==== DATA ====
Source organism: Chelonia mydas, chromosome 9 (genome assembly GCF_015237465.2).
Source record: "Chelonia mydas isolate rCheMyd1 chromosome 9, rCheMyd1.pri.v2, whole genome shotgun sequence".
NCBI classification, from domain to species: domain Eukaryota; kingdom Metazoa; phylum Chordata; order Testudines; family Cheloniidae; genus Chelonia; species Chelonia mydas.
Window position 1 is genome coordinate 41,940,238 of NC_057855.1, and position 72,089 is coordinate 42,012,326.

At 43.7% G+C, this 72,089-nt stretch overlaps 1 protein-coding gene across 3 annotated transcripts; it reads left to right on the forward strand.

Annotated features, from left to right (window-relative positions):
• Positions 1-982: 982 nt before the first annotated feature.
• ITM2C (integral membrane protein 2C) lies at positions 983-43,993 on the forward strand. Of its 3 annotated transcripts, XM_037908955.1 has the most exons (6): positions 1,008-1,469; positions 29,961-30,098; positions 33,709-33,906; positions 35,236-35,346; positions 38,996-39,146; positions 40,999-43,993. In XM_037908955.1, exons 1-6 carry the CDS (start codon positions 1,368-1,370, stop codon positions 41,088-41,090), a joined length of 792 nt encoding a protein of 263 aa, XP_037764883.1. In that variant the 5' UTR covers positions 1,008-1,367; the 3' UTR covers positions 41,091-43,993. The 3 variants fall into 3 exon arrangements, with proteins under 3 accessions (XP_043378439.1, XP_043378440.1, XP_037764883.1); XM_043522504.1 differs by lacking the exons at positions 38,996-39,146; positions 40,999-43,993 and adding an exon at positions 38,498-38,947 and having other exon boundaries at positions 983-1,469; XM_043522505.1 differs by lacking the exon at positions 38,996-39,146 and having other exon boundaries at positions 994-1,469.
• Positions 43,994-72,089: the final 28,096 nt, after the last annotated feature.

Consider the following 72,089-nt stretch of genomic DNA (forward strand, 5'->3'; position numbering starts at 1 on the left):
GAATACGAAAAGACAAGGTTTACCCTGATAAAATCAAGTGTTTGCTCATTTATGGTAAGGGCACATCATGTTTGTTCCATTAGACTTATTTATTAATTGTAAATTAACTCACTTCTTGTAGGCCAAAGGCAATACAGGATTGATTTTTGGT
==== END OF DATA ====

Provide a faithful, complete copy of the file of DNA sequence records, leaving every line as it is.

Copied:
Source organism: Chelonia mydas, chromosome 9 (genome assembly GCF_015237465.2).
Source record: "Chelonia mydas isolate rCheMyd1 chromosome 9, rCheMyd1.pri.v2, whole genome shotgun sequence".
NCBI classification, from domain to species: domain Eukaryota; kingdom Metazoa; phylum Chordata; order Testudines; family Cheloniidae; genus Chelonia; species Chelonia mydas.
Window position 1 is genome coordinate 41,940,238 of NC_057855.1, and position 72,089 is coordinate 42,012,326.

At 43.7% G+C, this 72,089-nt stretch overlaps 1 protein-coding gene across 3 annotated transcripts; it reads left to right on the forward strand.

Annotated features, from left to right (window-relative positions):
• Positions 1-982: 982 nt before the first annotated feature.
• ITM2C (integral membrane protein 2C) lies at positions 983-43,993 on the forward strand. Of its 3 annotated transcripts, XM_037908955.1 has the most exons (6): positions 1,008-1,469; positions 29,961-30,098; positions 33,709-33,906; positions 35,236-35,346; positions 38,996-39,146; positions 40,999-43,993. In XM_037908955.1, exons 1-6 carry the CDS (start codon positions 1,368-1,370, stop codon positions 41,088-41,090), a joined length of 792 nt encoding a protein of 263 aa, XP_037764883.1. In that variant the 5' UTR covers positions 1,008-1,367; the 3' UTR covers positions 41,091-43,993. The 3 variants fall into 3 exon arrangements, with proteins under 3 accessions (XP_043378439.1, XP_043378440.1, XP_037764883.1); XM_043522504.1 differs by lacking the exons at positions 38,996-39,146; positions 40,999-43,993 and adding an exon at positions 38,498-38,947 and having other exon boundaries at positions 983-1,469; XM_043522505.1 differs by lacking the exon at positions 38,996-39,146 and having other exon boundaries at positions 994-1,469.
• Positions 43,994-72,089: the final 28,096 nt, after the last annotated feature.

Consider the following 72,089-nt stretch of genomic DNA (forward strand, 5'->3'; position numbering starts at 1 on the left):
GAATACGAAAAGACAAGGTTTACCCTGATAAAATCAAGTGTTTGCTCATTTATGGTAAGGGCACATCATGTTTGTTCCATTAGACTTATTTATTAATTGTAAATTAACTCACTTCTTGTAGGCCAAAGGCAATACAGGATTGATTTTTGGT